Its a really bad idea, they could end up rescinding your admission because you lied on your application, they probably won't do that, but don't take a chance.</p>

<p>Yeah I would think that would be a harsh punishment for coming forward. To be honest, when sending my scores I was aware of the school in questions policy but virtually all my other schools accepted score choice and my school transcript had already had the outlier scores taken off. When I went to send them I was told it was recommended for the school to send all of them but I just ignored the prompt and went ahead anyways. It was only several months later I realized that schools that do not honor score choice are quite serious about that position, and it wasn't as fluid as I had thought it was.</p>

<p>Many students probably do what you do, because colleges <em>can't</em> tell if score choice is used. Still, realize that your actions could have resulted in some other honest, bright student getting a rejection; in other words, you may have taken his or her spot.</p>

<p>You probably would have been accepted anyway...but I would suggest simply living your life at your college the best you can, thinking of that other student. Score choice isn't as big of a deal as certain other lies one can tell on their app, but it's dishonesty and colleges take that seriously. There's a low chance you'll get caught, and if I were you I probably wouldn't risk telling, but still.</p>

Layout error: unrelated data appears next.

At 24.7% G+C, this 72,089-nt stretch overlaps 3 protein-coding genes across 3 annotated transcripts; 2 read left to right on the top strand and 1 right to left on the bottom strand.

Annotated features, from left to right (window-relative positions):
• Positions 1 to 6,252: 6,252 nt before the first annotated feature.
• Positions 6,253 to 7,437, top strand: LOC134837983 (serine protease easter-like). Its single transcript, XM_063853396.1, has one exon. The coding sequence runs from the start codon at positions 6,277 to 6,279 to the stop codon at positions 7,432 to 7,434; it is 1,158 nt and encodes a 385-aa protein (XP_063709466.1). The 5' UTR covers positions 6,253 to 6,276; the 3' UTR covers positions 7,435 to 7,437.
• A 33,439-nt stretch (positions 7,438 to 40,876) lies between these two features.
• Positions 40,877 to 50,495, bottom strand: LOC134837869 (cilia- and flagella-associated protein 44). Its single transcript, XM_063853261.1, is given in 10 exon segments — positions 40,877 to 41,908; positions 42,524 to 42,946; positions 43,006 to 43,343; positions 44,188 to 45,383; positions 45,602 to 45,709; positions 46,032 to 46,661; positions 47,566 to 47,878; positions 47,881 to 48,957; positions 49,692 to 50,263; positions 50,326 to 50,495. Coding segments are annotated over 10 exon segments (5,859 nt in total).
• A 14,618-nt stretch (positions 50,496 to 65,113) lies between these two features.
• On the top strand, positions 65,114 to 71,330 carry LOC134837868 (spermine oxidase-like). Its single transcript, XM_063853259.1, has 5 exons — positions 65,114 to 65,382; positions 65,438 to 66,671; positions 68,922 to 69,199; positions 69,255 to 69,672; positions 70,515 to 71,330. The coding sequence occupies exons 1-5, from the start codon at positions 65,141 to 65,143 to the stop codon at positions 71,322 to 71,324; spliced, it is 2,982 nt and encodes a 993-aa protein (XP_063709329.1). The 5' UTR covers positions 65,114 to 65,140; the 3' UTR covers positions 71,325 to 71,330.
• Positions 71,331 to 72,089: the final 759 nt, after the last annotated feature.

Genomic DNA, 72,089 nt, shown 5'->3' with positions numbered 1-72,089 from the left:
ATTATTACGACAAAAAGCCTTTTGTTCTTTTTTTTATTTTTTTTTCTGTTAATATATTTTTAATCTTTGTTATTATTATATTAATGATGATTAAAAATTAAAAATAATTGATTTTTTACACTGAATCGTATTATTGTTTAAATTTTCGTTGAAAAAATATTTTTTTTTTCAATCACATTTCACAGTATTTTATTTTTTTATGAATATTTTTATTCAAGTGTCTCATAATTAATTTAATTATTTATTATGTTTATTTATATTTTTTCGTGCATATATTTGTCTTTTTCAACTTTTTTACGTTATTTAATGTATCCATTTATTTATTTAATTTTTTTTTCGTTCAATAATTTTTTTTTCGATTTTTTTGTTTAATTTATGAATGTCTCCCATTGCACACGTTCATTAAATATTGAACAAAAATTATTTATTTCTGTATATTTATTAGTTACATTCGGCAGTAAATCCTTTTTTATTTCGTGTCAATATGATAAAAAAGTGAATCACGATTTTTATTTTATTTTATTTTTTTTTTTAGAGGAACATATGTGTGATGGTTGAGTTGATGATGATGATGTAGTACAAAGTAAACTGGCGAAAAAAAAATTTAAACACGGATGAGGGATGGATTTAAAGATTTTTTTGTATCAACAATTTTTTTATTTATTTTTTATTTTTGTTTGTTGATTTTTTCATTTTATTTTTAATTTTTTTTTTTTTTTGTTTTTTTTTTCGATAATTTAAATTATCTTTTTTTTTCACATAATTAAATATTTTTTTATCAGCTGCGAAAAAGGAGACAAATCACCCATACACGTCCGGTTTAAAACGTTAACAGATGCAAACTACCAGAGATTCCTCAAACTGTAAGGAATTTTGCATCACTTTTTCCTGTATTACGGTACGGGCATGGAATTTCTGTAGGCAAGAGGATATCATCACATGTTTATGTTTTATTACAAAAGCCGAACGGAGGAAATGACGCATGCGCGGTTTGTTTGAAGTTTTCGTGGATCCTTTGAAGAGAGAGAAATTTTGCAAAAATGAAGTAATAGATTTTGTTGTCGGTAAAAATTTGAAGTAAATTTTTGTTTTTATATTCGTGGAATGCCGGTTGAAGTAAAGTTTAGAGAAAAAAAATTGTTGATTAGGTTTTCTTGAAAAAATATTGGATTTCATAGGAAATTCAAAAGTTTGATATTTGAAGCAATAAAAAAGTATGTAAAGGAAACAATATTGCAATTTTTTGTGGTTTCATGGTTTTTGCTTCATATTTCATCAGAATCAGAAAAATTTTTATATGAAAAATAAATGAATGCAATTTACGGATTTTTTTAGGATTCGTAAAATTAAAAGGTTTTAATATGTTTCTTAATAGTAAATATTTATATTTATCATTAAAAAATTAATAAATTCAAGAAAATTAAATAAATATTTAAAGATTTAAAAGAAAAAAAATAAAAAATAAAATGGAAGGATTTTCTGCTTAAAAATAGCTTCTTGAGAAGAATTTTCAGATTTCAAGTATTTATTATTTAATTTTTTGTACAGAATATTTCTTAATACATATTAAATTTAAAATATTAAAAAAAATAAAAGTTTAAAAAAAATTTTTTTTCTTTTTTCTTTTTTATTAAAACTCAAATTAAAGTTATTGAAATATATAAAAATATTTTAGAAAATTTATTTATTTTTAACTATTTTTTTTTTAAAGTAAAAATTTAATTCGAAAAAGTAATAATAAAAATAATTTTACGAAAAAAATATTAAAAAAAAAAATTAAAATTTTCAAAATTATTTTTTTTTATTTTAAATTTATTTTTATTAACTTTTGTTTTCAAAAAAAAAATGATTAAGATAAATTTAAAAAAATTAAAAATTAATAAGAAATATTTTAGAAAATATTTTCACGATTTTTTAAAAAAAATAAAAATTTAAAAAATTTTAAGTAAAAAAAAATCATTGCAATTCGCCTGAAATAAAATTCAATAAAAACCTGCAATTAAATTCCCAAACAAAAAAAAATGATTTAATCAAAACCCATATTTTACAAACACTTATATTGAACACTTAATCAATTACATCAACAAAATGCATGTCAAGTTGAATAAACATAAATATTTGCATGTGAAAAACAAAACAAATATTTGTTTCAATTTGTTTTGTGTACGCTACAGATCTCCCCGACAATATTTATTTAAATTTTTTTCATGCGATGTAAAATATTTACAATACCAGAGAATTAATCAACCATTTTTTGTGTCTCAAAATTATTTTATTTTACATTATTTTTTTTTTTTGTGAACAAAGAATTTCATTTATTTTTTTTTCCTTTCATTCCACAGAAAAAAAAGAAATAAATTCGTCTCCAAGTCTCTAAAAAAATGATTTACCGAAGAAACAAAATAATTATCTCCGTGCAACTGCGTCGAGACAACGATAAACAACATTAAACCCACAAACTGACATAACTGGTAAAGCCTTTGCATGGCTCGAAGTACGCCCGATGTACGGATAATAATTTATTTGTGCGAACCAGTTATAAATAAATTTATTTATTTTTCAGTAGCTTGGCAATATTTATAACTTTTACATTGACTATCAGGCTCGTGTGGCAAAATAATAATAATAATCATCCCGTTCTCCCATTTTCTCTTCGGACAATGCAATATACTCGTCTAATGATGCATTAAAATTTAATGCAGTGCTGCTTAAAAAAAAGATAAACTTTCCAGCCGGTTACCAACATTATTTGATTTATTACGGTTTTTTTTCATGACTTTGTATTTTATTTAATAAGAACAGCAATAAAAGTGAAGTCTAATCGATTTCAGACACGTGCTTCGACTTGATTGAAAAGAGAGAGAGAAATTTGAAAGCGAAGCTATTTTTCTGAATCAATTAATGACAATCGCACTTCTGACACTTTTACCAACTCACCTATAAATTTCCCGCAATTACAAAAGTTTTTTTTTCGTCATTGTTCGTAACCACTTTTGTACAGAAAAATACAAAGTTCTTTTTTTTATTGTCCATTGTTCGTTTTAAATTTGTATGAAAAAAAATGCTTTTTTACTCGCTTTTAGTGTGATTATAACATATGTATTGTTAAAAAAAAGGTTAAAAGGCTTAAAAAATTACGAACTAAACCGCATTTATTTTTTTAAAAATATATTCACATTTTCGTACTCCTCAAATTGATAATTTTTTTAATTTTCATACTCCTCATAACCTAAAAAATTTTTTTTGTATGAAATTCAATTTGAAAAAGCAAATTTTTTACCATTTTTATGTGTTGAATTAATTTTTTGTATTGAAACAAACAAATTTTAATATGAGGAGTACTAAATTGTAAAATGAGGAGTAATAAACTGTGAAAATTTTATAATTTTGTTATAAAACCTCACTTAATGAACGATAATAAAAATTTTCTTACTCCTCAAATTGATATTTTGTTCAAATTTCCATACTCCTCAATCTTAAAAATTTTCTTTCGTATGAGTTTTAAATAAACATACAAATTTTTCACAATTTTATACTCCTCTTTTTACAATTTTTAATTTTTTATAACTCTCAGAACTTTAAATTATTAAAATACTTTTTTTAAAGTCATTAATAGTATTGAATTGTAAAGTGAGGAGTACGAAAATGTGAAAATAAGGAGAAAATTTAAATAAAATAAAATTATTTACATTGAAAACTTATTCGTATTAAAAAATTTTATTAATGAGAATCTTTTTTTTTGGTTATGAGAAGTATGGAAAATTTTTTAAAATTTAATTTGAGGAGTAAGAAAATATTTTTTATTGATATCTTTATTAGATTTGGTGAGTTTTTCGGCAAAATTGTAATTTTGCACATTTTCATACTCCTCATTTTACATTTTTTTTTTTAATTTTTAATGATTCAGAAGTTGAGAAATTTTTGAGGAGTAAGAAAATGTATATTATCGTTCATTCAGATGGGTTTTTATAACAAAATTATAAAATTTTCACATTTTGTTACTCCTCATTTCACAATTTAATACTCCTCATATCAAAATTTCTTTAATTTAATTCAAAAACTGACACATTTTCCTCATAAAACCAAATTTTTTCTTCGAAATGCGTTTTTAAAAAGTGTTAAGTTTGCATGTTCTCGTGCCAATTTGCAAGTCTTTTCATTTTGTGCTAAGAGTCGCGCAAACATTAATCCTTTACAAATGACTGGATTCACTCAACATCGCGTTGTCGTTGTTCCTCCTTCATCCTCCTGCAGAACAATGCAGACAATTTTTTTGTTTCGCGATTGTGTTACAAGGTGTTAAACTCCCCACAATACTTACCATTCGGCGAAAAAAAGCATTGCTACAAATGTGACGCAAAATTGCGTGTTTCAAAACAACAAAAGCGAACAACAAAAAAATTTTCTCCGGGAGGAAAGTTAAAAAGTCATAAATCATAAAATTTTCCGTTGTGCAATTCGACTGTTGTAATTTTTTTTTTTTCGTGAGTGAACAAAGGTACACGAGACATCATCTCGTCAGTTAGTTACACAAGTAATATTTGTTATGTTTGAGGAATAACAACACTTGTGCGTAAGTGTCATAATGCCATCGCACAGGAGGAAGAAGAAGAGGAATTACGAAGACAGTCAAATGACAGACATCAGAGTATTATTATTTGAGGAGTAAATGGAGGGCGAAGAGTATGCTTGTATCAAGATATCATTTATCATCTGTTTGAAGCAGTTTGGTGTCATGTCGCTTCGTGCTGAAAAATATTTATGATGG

<p>Best of luck.</p>

<p>Yeah I may come forward, I'm not positive yet. It is something that has bothered me, as I probably would have gotten in anyways and I'm usually incredibly honest. I don't want to give an excuse but I was trying to get half a dozen apps done and just made a quick, bad decision. All the same my guidance counselor doubts the admissions people would care if they knew and it is virtually impossible for them to find out since even if, for some reason they found reason for suspicion the collegeboard can't release scores without student consent. This issue derives itself from my desire for a clear conscious, not a fear of being caught. </p>

<p>@everary, though whatyou said is true to a degree I don't think I should have to spend the next several years imagining a spot that most likely would have been mine anyways, going to someone else. There is no exact number they accept year after year, it varies slightly, and I know it was stupid, but I shouldn't have to feel the burden of a hypothetical classmate.</p>

<p>^ Just wondering what college was it?</p>

<p>^ I'm curious too. Is in the top 20?</p>

<p>Which school it is doesn't really matter and I don't really feel comfortable naming it, sorry. But it is in the top 20 if that helps you.</p>

<p>I think, though am not positive, that I may just call admissions, or more specifically my officer who I got to know pretty well during the whole process. I would just explain that I made a quick decision that I later regretted and that I felt bad and wanted full disclosure. My advice to others who are thinking of using score choice for schools that don't honor: just don't.</p>

<p>It's all fine and well to tell the truth, just don't feel angry when your college screws YOU over. All I'm sayin'.</p>

<p>It seems like it would be a rather intense decision on part of a college to completly revoke someone for this</p>